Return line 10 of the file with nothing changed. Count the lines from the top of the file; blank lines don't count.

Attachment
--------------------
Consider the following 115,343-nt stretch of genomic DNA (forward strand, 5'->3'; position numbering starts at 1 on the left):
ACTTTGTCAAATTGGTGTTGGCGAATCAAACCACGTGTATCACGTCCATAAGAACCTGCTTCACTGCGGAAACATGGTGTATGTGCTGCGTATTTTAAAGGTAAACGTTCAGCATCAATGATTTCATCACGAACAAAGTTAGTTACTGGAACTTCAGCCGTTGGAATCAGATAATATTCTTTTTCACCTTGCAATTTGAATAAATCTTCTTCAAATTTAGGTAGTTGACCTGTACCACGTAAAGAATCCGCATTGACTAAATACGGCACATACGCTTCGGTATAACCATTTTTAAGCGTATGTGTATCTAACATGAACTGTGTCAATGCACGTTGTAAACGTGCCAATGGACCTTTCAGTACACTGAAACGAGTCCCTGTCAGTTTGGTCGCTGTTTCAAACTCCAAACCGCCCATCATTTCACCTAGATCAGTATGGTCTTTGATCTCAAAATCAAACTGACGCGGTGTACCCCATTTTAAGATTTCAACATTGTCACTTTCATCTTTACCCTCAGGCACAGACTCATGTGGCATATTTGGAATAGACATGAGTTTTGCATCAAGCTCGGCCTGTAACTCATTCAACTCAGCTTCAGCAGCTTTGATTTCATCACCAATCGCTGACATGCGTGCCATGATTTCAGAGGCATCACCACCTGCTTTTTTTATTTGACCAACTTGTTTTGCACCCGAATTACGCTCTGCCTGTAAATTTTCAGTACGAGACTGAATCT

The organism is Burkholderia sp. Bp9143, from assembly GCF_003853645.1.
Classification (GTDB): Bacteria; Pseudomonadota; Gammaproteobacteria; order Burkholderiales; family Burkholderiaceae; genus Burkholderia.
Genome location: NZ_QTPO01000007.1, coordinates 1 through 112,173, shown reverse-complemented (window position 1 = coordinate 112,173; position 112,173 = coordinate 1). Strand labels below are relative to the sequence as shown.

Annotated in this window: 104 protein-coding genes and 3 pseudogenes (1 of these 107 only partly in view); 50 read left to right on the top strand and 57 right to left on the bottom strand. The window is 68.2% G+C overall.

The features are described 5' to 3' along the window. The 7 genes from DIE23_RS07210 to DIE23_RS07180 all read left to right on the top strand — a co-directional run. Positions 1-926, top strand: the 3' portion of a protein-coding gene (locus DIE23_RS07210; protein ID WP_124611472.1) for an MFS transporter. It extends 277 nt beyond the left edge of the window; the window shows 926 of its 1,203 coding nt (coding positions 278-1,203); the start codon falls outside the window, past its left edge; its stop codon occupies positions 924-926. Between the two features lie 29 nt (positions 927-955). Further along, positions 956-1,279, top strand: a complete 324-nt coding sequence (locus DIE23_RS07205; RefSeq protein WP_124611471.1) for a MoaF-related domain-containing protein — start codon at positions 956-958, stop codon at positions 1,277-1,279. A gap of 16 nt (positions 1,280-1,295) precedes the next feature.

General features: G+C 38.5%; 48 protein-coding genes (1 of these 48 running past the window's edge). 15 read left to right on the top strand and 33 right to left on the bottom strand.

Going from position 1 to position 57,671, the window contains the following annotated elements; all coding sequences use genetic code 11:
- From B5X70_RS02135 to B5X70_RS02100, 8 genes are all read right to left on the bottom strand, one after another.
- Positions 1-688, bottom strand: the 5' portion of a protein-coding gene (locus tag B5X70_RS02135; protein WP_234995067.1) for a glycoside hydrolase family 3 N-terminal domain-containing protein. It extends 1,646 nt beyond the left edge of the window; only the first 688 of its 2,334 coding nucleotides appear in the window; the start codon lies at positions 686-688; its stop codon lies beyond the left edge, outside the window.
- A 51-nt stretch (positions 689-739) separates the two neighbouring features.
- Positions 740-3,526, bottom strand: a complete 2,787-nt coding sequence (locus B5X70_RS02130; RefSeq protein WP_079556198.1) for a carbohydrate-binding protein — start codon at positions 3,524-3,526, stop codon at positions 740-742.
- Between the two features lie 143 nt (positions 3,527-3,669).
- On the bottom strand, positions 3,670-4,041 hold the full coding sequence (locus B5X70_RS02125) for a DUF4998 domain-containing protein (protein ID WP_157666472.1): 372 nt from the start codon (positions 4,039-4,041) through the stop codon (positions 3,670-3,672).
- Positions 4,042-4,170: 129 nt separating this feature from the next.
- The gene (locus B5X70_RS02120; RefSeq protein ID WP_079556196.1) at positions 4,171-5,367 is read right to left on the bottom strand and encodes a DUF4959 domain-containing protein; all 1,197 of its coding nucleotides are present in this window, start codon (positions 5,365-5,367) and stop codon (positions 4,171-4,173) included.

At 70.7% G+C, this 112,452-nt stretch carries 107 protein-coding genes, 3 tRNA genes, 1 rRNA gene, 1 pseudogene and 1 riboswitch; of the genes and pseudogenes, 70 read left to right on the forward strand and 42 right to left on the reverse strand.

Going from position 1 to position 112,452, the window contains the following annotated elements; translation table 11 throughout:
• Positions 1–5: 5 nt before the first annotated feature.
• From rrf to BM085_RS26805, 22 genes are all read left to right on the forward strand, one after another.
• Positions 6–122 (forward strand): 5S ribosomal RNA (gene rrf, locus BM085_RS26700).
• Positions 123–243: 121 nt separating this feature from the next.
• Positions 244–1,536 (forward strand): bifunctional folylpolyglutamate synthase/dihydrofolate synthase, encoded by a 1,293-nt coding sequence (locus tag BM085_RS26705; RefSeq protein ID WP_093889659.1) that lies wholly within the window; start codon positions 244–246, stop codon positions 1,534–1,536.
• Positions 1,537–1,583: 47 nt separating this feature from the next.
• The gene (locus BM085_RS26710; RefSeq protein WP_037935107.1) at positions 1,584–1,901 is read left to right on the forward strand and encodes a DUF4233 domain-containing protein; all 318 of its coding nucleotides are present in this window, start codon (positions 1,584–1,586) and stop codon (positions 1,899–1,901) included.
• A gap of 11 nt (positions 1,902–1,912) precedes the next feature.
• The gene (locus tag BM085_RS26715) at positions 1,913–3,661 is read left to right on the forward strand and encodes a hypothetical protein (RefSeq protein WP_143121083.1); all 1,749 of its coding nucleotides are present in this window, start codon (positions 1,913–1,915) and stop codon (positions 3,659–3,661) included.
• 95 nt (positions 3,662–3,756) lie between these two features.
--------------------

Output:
- From B5X70_RS02135 to B5X70_RS02100, 8 genes are all read right to left on the bottom strand, one after another.